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Mayer Brown LLP, a leading global law firm, secured a big win for client Chevy Chase Bank in the Seventh Circuit, which held that rescission of a mortgage – one of the remedies available under the Truth in Lending Act – may not be awarded to an entire class of borrowers.  In Andrews v. Chevy Chase Bank, No. 07-1326 (7th Cir. Sept. 24, 2008), the court vacated the district court's certification of such a class, holding “as a matter of law that a class action for the rescission remedy under TILA may not be maintained.”  

“This is a significant win for all lenders and assignees of loans,” said Mayer Brown Supreme Court & Appellate practice partner Jeffrey Sarles, who argued the case.  “Allowing thousands of class members to rescind their mortgages at one fell swoop for technical violations of TILA without any showing that the borrower was misled would threaten mortgage lenders and assignees with intolerable liability.  The mere risk of such an outcome would inevitably drive up the cost of credit and likely reduce the availability of mortgage loans, an outcome that would harm borrowers as well, particularly at a time when the mortgage markets are already experiencing unprecedented levels of stress.”

The court's ruling rested on the “individual” character of the rescission remedy, which makes it “procedurally and substantively unsuited to deployment in a class action.”  In particular, the court explained, “a host of individual proceedings would almost certainly follow in the wake of the certification of a class whose loan transactions are referable to rescission.”  The court found support for that conclusion in the text and history of the TILA statute, which limits the damages available in a class action, a limitation that would be inconsistent with the enormous costs that class-wide rescission would impose on lenders.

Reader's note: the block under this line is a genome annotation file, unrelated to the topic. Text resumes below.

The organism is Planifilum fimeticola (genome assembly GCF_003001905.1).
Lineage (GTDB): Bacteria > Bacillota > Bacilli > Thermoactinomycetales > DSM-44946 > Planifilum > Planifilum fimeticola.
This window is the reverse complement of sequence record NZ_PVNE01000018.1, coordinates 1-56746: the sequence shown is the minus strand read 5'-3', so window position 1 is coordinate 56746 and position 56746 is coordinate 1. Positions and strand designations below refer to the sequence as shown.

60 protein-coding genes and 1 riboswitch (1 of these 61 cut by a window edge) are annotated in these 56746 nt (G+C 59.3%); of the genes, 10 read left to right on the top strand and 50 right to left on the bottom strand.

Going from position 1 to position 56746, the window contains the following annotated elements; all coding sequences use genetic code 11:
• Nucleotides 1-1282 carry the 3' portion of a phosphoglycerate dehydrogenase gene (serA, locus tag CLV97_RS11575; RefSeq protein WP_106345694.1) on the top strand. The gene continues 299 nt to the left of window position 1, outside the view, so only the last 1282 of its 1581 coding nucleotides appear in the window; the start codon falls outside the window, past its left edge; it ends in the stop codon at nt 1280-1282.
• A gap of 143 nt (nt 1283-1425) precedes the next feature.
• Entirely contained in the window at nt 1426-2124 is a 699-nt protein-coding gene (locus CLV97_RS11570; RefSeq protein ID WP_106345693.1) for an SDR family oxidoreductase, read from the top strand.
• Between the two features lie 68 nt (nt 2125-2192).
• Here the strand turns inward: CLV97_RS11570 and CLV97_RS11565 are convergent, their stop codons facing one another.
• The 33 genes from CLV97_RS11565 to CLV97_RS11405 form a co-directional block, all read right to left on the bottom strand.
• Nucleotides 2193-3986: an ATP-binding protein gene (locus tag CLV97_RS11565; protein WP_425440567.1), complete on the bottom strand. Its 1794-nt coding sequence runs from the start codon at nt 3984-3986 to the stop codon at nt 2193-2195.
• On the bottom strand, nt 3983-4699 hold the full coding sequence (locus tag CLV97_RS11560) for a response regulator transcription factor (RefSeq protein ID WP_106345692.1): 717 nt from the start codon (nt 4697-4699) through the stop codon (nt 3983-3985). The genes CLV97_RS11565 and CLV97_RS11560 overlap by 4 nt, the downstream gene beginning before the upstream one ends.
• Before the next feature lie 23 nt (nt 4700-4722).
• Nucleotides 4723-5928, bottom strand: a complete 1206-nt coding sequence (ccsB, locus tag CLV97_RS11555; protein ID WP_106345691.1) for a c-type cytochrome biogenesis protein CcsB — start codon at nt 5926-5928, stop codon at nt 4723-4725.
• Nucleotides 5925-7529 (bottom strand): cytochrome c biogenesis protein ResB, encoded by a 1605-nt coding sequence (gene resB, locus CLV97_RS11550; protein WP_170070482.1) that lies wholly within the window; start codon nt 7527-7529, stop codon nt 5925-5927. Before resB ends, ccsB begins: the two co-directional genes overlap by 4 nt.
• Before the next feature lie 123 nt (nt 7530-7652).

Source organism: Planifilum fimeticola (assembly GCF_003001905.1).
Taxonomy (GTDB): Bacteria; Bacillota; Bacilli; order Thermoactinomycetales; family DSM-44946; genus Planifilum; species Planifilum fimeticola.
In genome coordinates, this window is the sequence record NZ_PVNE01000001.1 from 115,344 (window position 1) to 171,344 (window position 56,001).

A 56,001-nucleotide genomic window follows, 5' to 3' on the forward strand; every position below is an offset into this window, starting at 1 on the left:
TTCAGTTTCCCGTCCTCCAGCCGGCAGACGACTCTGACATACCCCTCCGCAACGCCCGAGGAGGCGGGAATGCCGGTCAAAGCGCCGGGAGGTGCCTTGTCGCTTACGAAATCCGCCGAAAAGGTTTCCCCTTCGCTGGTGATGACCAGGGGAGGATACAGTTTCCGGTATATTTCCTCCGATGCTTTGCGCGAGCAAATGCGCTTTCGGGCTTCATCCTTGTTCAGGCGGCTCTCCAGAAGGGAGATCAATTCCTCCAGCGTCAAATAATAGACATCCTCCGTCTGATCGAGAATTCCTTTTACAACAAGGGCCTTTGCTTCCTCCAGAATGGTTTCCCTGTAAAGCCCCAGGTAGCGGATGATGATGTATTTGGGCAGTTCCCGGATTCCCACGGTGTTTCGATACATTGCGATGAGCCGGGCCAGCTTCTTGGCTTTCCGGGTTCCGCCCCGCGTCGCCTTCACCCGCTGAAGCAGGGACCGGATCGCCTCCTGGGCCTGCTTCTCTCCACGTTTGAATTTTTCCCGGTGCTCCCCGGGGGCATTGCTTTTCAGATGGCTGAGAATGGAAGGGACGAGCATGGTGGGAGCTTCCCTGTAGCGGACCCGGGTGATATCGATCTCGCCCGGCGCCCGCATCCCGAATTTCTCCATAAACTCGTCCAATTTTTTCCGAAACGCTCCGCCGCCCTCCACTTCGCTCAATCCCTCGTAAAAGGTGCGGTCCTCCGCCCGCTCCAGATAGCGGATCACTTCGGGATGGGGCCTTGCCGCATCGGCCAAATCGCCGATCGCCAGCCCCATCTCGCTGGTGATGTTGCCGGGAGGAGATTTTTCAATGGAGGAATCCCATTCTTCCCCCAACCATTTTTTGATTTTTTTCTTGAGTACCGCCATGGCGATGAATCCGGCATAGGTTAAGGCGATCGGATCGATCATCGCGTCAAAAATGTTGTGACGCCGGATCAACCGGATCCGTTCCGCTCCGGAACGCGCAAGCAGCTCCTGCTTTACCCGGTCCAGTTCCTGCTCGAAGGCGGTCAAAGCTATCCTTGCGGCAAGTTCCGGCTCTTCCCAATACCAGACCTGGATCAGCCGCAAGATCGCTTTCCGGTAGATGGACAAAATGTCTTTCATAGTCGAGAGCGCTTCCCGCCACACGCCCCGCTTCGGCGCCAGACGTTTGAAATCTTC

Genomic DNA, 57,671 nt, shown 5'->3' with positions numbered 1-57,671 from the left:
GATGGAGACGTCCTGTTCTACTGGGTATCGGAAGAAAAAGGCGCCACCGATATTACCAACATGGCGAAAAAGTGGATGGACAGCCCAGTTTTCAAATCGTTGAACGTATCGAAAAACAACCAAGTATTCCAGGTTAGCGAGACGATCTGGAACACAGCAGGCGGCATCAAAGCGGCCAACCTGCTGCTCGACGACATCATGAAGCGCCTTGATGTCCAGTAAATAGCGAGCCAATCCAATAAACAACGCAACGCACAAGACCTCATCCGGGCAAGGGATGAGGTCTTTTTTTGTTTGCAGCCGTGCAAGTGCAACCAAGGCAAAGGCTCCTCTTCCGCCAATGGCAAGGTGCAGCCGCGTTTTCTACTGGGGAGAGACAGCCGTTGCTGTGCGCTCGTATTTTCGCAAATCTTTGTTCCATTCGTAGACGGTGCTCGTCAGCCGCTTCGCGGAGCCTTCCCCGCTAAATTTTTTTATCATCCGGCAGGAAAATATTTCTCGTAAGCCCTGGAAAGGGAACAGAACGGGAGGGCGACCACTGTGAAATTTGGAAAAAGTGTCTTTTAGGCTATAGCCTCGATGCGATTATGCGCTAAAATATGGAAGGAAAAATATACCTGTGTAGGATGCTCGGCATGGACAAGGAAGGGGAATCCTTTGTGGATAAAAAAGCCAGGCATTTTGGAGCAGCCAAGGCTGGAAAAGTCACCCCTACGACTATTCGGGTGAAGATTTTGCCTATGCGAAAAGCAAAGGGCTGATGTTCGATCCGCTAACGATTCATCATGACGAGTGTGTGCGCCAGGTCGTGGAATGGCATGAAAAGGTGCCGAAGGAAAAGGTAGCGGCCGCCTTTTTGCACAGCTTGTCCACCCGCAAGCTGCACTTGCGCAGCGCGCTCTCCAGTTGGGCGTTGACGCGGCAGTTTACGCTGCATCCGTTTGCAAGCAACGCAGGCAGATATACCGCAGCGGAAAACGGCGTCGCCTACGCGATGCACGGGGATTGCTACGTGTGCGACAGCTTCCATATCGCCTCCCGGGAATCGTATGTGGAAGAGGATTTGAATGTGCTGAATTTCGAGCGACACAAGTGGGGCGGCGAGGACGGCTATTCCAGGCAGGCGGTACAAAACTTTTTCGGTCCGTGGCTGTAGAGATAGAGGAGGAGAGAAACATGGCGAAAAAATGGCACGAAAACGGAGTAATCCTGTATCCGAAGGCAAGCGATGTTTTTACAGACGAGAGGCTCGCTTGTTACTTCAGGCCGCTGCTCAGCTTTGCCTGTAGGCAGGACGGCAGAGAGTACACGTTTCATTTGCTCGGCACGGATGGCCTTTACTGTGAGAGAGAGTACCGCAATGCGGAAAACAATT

The court also ruled that the class certified by the district court would be incompatible with the requirements for a class action set forth in the Federal Rules of Civil Procedure.  In particular, such a disparate class would not satisfy the requirements that common questions predominate over individual questions and that a class action be the superior method of resolving the borrowers' claims.

Other key members of the Mayer Brown appellate team in addition to Sarles were litigation partners Michele Odorizzi and Lucia Nale along. Mayer Brown banking partners Scott Anenberg and Jeffrey Taft advised the team as well.

See for the opinion written by Judge Diana S. Sykes.